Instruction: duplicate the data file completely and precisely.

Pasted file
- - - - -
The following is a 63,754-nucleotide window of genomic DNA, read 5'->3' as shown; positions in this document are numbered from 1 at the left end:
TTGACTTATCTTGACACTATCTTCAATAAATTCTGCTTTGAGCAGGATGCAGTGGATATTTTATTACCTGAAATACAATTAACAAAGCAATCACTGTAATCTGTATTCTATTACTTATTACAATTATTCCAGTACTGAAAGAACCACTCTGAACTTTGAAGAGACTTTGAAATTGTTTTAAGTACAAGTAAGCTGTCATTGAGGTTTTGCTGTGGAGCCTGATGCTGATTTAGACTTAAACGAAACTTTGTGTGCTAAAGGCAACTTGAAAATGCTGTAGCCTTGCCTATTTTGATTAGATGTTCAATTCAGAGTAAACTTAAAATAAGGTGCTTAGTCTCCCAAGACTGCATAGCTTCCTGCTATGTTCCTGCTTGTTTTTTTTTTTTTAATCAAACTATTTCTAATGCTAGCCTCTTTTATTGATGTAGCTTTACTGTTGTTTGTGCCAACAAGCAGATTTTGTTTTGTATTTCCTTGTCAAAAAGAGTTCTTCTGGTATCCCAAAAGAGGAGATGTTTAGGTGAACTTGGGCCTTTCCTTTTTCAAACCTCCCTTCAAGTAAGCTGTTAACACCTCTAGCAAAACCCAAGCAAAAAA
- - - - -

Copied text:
The following is a 63,754-nucleotide window of genomic DNA, read 5'->3' as shown; positions in this document are numbered from 1 at the left end:
TTGACTTATCTTGACACTATCTTCAATAAATTCTGCTTTGAGCAGGATGCAGTGGATATTTTATTACCTGAAATACAATTAACAAAGCAATCACTGTAATCTGTATTCTATTACTTATTACAATTATTCCAGTACTGAAAGAACCACTCTGAACTTTGAAGAGACTTTGAAATTGTTTTAAGTACAAGTAAGCTGTCATTGAGGTTTTGCTGTGGAGCCTGATGCTGATTTAGACTTAAACGAAACTTTGTGTGCTAAAGGCAACTTGAAAATGCTGTAGCCTTGCCTATTTTGATTAGATGTTCAATTCAGAGTAAACTTAAAATAAGGTGCTTAGTCTCCCAAGACTGCATAGCTTCCTGCTATGTTCCTGCTTGTTTTTTTTTTTTTAATCAAACTATTTCTAATGCTAGCCTCTTTTATTGATGTAGCTTTACTGTTGTTTGTGCCAACAAGCAGATTTTGTTTTGTATTTCCTTGTCAAAAAGAGTTCTTCTGGTATCCCAAAAGAGGAGATGTTTAGGTGAACTTGGGCCTTTCCTTTTTCAAACCTCCCTTCAAGTAAGCTGTTAACACCTCTAGCAAAACCCAAGCAAAAAA